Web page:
The kale stems will survive and I plan to leave them in the ground. New leaves will come and they will be part of my Fall crops.

The lady bugs never came to eat the white-flies. I am unleashing a week of fury to recapture my garden. I plant to have pictures up this week.

Thursday, August 12, 2010

Things to Have for College

Thanks for the post from Sylvester Campbell

Moving off to college can exciting. But you don't want to get there and realize that there were a few things you should have considered before loading the car. Here are a few of the most important.

Have A Plan.

College is going to be the best four years of your life. There are tons of people to meet and fun to be had. But if you have not considered things like "What kind of job can I get in my major?" and "Are my goals realistic?", then you many be wasting your time.

Know What You Need.

If you are moving away to college your new dorm, or apartment, is you home away from home. You may need to consider what you will need to make you live in your new home easier. For instance, you will need a highspeed wimax internet packages. Make sure you know what your school provides and what you will need to purchase on your own.

How Are You Going to Make a Living?

Beyond paying you tuition, room and board, and books, you will need money for other thing too. Like food when the cafeteria is not open, pizza during late night study sessions, and other toiletries that you will run out of. Do some searching. Look for jobs on and around campus.

Thursday, August 5, 2010

Lettuces and Greens for the Fall

Lettuce, Kale and other greens love cool weather. Bolting is the issue of planting lettuce in June and July. When it is hot, the lettuces send out a flower stalk to produce seed and cut leaf production. Plus the leaves get bitter. If you break a leaf of bolted lettuce you notice a white substance seaping. It's bitter. We obviously want the leaves.

Now that it is August, you can plant lettuce. Lots of it. It is frost tolerent to a degree and some varieties can take a good frost.

Kale is great to plant now. It may not mature in time to eat in the Fall but it does over winter very well. I plant Kale now and 50% survives the winter. I can pick Kale in March! from my Fall plantings.

Other greens... mustard greens and other Asain greens can go in too. Here are some ideas. Most seeds need to be purchased at a nursery this time of year. Home Depot and such might also have some and they are probably on sale!. Lettuce and green seeds last for years.

Organized With Paying Bills Online

Guest post written by my buddy Aldo Mays

I was skeptical at first about paying bills online and I am probably not the only one. I worried about the security of it all. Would my information be safe? Would I have to worry about my debit card number being stolen and used by someone else?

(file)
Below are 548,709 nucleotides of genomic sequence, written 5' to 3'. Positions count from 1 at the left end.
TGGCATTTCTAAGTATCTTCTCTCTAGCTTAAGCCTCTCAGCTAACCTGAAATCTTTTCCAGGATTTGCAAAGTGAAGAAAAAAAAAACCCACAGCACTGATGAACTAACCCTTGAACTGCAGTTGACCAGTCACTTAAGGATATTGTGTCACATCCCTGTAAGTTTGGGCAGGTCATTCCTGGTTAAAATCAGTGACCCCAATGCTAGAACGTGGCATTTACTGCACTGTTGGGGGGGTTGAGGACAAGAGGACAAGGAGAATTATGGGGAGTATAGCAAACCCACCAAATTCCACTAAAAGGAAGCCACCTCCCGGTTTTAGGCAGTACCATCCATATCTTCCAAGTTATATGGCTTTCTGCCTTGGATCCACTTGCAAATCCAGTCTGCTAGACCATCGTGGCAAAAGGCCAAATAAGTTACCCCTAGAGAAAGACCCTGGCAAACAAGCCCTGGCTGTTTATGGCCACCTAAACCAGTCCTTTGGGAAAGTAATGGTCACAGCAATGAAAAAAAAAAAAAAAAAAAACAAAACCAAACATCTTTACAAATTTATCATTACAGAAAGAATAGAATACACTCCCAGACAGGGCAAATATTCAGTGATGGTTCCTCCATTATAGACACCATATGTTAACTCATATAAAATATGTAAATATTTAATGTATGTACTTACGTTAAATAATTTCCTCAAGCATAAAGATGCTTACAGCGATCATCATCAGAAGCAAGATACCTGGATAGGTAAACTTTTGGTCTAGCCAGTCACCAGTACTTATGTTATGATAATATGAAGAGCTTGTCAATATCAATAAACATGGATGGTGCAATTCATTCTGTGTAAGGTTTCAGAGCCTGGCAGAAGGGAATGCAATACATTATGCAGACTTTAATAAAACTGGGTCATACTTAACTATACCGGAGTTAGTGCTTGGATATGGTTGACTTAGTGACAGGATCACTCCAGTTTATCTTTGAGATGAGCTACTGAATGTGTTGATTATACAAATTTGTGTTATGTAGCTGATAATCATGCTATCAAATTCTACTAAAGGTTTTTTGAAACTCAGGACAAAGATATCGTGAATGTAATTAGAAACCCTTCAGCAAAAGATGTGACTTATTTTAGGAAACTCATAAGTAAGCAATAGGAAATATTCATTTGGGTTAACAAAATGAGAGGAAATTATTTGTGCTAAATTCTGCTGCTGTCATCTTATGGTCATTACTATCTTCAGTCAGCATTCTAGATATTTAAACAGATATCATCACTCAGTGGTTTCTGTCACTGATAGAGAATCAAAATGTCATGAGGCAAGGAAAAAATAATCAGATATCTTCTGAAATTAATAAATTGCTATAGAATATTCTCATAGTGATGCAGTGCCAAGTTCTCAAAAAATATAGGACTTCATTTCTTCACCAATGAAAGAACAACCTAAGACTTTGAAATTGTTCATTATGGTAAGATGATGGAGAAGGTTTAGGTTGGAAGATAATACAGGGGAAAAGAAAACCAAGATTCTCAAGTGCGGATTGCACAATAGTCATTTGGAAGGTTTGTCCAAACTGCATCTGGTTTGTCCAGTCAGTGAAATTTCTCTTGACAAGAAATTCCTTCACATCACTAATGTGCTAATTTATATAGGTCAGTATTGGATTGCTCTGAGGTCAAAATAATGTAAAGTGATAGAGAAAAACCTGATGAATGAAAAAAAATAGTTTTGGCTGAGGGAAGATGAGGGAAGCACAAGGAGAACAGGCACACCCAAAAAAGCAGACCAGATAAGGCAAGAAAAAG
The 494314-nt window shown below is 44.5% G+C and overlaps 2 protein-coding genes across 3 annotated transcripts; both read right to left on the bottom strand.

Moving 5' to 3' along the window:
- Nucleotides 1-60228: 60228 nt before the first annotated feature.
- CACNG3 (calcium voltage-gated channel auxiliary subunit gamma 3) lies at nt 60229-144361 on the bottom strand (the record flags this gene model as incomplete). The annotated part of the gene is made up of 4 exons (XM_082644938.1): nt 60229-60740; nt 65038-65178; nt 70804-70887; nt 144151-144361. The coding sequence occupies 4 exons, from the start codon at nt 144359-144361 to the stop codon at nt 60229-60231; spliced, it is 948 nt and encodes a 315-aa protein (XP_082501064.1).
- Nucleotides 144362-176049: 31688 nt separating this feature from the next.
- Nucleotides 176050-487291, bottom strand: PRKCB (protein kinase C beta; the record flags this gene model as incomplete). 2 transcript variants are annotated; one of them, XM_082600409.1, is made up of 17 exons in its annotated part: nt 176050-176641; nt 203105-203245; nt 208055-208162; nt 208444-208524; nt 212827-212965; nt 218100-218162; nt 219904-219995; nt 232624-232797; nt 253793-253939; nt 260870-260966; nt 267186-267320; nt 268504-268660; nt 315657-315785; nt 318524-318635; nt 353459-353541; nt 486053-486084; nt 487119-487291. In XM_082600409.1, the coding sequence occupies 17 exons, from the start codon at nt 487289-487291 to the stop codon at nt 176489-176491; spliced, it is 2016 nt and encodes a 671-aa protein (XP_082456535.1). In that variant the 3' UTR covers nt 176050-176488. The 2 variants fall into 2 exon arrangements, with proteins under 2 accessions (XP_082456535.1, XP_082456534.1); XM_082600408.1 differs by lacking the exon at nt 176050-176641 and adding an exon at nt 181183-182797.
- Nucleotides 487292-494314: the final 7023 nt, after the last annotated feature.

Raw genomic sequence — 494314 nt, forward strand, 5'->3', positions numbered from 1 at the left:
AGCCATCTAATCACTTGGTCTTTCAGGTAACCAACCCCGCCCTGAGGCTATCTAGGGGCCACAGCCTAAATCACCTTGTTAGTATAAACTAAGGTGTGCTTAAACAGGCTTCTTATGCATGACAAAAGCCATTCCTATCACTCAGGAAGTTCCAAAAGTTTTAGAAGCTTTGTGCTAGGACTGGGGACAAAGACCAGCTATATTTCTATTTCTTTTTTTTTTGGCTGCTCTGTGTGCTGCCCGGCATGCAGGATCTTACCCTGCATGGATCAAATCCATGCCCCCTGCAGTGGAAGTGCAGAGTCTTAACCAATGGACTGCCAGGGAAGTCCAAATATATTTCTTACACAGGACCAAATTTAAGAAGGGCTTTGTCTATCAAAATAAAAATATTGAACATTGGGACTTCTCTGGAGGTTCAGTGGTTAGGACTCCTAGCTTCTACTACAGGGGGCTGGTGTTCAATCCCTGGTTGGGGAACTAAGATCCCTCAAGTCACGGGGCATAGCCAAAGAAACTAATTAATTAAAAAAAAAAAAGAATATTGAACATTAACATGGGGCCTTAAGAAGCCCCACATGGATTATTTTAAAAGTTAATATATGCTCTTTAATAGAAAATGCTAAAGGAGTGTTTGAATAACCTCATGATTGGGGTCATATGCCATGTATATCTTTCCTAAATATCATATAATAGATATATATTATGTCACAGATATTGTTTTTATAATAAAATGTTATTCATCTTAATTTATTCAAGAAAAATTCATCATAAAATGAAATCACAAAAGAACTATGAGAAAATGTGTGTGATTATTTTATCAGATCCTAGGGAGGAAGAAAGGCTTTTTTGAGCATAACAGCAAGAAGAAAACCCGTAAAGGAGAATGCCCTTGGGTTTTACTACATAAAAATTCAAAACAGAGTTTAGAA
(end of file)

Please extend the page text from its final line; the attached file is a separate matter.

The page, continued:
I have been paying bills online for several years now and have not had any problems. Paying bills online has made paying bills so much easier. I am a stickler for organization, so this method of bill pay helps keep me and my life more organized.

There is no rushing out to buy stamps at the post office anymore and it is easier than writing a check for each bill. It is as simple as getting online with my satellite internet and logging on to all the places I need to pay bills. Practically every bill I have I can pay online.

All my utilities for my home are paid online, which includes my phone, internet, water, gas, electric, and cable. The credit card I have also allows me to pay the balance online. I even go as far as paying my car insurance online because of the added convenience. If you want a great internet service so you can pay your bills online, then click for more info.

Monday, August 2, 2010

The Varieties of Cold Tolerent Tomatoes I am Growing

Original Blog Entry With Pictures and Seed Starting.

Maybe tomato seeds don't germinate in 100 degree heat. My plan is to plant cold weather tolerant tomatoes in July and tend them through to the first hard frost. I know my May tomatoes will be disease beaten or sun beaten come mid August and pretty much can be pulled by months end. Some of the cherry tomatoes survive every year into September. This year I figured, I would plant a third wave of cold tolerant tomatoes.

I ordered and planted the following varieties:

Sub Arctic Max: 62 day determinate. Bred for extremely cold climates. Dwarf vines of 2 1/2 oz fruits.

Oregon Spring V: 58 day determinate. Develop by Oregon University for short season gardeners. Medium to large fruit.

Silvery Fir Tree: 58 day indeterminate. Delicate lacy leaves with a silver sheen. 3 inch fruit from Russia.

Polar Baby: 60 day determinate. Very small plant that bear large harvest of 2 inch fruits. Developed in Alaska for cold weather.

Glacier: 58 day determinate. Sets fruit well in cold weather. Comes loaded with 2 -3 oz fruit. Potato leaf foliage.

Now I have a Russian Heirloom, a few bred specifics for cold, 2 unique foliages, both determinates & indeterminates and a variety of tomato sizes. I figure that was the easy part.